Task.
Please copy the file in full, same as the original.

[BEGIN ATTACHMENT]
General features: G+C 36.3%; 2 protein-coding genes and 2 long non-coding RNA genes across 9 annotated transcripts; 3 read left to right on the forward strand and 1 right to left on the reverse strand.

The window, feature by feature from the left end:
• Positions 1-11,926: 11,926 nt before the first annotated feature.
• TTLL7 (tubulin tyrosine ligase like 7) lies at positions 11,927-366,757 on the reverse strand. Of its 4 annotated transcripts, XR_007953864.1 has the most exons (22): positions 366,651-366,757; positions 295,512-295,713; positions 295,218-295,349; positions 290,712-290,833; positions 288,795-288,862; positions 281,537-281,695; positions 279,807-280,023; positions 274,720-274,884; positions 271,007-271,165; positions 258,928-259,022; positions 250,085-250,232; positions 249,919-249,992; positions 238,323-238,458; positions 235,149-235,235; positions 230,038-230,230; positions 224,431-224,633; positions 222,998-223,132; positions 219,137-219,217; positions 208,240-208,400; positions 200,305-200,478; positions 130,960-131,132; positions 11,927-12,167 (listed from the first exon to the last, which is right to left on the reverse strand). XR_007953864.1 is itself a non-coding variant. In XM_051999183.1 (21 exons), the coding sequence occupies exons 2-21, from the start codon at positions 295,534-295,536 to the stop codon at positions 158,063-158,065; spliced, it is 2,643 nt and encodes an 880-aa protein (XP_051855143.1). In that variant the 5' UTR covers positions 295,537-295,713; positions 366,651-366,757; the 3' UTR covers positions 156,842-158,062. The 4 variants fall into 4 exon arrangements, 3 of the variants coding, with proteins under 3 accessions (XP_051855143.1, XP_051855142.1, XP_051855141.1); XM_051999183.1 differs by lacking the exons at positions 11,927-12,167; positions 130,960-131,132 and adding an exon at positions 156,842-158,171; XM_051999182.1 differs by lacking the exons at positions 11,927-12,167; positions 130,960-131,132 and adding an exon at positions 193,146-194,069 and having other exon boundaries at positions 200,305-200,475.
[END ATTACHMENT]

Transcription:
General features: G+C 36.3%; 2 protein-coding genes and 2 long non-coding RNA genes across 9 annotated transcripts; 3 read left to right on the forward strand and 1 right to left on the reverse strand.

The window, feature by feature from the left end:
• Positions 1-11,926: 11,926 nt before the first annotated feature.
• TTLL7 (tubulin tyrosine ligase like 7) lies at positions 11,927-366,757 on the reverse strand. Of its 4 annotated transcripts, XR_007953864.1 has the most exons (22): positions 366,651-366,757; positions 295,512-295,713; positions 295,218-295,349; positions 290,712-290,833; positions 288,795-288,862; positions 281,537-281,695; positions 279,807-280,023; positions 274,720-274,884; positions 271,007-271,165; positions 258,928-259,022; positions 250,085-250,232; positions 249,919-249,992; positions 238,323-238,458; positions 235,149-235,235; positions 230,038-230,230; positions 224,431-224,633; positions 222,998-223,132; positions 219,137-219,217; positions 208,240-208,400; positions 200,305-200,478; positions 130,960-131,132; positions 11,927-12,167 (listed from the first exon to the last, which is right to left on the reverse strand). XR_007953864.1 is itself a non-coding variant. In XM_051999183.1 (21 exons), the coding sequence occupies exons 2-21, from the start codon at positions 295,534-295,536 to the stop codon at positions 158,063-158,065; spliced, it is 2,643 nt and encodes an 880-aa protein (XP_051855143.1). In that variant the 5' UTR covers positions 295,537-295,713; positions 366,651-366,757; the 3' UTR covers positions 156,842-158,062. The 4 variants fall into 4 exon arrangements, 3 of the variants coding, with proteins under 3 accessions (XP_051855143.1, XP_051855142.1, XP_051855141.1); XM_051999183.1 differs by lacking the exons at positions 11,927-12,167; positions 130,960-131,132 and adding an exon at positions 156,842-158,171; XM_051999182.1 differs by lacking the exons at positions 11,927-12,167; positions 130,960-131,132 and adding an exon at positions 193,146-194,069 and having other exon boundaries at positions 200,305-200,475.